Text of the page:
• The big books for me in 2014 were The Alchemist, a re-read of Crush It, Live It by Jairek Robbins (a big driver in my application to Buffer), and a few others. It’s cool to see that I’ve read a lot of the books on this list, but it also gives me a solid ‘To Read’ list for 2015. Thanks Kevan!

  • Nadav Cohen

    I was really surprised not to see referral codes on those Amazon links. Goes a long way in showing what your focus is about. Kudos!

  • Steven Feeney

    Hi guys – fantastic list. I have started a pet project to track my book reading habits whilst also tossing in some WordPress design.

    I kind of agree with Gregory Navarro’s comment that the list is not that well-rounded but then time is limited and we have to focus on what we enjoy and will give us the best return on the investment of time.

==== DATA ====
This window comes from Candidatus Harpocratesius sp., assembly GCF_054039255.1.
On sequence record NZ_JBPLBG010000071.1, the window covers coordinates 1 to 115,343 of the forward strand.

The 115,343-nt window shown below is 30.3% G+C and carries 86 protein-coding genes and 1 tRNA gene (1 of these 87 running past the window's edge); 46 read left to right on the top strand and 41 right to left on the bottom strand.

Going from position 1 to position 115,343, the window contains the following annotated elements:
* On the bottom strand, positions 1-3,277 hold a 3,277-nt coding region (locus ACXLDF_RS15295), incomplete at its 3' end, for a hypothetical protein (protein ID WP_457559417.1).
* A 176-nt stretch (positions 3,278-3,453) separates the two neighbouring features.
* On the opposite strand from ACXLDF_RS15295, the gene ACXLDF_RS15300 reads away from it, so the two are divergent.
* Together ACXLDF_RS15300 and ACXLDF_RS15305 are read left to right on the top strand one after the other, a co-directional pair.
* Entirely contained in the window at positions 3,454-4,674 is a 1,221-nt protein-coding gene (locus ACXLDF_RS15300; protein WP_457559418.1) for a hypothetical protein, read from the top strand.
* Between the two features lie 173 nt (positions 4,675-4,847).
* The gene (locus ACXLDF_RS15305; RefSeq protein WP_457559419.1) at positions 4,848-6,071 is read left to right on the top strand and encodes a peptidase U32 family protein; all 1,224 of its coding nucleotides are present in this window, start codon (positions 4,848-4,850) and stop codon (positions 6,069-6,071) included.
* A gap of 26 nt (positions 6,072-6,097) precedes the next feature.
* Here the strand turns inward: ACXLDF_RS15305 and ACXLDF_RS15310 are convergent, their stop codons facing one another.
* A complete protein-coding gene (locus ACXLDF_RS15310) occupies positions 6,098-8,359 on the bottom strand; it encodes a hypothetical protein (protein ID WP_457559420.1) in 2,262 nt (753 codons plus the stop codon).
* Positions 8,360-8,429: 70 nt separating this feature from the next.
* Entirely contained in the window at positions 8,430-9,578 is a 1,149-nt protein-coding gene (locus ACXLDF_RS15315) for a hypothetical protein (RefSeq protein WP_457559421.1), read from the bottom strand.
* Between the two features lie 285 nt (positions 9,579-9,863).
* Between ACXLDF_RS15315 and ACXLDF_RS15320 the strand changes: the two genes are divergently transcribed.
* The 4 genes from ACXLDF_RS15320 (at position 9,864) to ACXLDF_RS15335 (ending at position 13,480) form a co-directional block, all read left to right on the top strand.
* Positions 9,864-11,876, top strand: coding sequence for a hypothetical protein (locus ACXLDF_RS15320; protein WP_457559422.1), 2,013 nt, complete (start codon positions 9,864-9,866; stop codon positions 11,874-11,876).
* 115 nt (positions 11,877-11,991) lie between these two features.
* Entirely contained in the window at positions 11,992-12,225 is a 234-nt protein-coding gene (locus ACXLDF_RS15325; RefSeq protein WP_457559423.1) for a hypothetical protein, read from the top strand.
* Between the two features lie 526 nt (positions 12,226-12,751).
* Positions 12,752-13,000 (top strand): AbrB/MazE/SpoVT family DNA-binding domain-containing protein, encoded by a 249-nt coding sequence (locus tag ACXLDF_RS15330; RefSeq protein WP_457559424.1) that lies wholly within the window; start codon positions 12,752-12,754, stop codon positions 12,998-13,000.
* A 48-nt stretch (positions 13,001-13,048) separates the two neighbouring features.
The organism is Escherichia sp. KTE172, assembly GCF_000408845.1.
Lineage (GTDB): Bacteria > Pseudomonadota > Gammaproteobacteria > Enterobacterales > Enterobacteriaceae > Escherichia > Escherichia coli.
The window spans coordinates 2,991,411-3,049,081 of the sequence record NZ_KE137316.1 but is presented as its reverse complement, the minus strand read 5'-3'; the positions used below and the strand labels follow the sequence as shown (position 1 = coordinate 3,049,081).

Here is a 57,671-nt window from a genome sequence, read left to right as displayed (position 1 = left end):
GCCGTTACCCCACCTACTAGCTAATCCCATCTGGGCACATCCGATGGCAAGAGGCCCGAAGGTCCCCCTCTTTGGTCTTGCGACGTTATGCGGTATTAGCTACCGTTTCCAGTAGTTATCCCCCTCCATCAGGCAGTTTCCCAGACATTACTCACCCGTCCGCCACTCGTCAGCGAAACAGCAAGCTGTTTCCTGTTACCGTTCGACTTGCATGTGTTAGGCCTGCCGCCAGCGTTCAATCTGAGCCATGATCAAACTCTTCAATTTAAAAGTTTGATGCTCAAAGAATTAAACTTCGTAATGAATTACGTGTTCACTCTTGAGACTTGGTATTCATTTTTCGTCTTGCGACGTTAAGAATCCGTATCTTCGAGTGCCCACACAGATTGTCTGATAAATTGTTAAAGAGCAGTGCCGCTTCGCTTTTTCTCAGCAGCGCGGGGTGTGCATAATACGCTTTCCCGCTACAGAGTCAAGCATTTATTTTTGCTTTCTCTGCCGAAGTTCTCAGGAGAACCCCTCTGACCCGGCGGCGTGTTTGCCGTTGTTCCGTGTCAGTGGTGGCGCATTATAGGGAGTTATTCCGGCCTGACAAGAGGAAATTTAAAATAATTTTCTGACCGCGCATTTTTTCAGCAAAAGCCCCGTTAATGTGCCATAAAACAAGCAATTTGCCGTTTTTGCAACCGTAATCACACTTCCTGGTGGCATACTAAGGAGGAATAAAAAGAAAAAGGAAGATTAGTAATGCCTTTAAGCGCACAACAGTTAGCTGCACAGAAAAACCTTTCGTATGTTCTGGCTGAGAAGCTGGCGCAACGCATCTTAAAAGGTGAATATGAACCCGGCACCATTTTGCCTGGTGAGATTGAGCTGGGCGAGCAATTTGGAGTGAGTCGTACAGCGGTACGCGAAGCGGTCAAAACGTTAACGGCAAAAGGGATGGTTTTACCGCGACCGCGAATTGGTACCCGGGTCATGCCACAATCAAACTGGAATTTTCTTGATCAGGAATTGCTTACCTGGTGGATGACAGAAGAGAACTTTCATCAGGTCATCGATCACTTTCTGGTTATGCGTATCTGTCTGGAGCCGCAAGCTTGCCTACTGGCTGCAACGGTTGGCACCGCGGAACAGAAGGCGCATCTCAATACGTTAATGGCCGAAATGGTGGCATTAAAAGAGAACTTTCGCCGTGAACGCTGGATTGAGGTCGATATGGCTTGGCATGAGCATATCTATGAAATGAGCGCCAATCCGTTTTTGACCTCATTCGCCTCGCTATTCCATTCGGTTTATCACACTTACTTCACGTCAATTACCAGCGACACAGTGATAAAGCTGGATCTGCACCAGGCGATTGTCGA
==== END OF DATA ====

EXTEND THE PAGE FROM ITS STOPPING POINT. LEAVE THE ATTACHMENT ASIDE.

However, Buffer, as always, continues to serve as an aspiration in workplace harmony. Keep it up guys.

    • Hi Steven! Thank you so much for sharing this comment! That’s an awesome site you’re building there! And I love the book recommendations. I’ve heard great things about Mr. Penumbra, and The Crack Up sounds super interesting!

  • Delivering Happiness. I cried.

  • Great list, thanks for sharing!
    One of the authors that I enjoyed most lately was Dan Ariely, on psychology and behavioral economics. Predictably Irrational is a really interesting book on how consistently we can be manipulated or take irrational decisions. His TED talks are also worth watching.

    • Great one, Carlos! I have read a bit about Dan Ariely and would love to pick up that book. Thanks so much for a great reminder!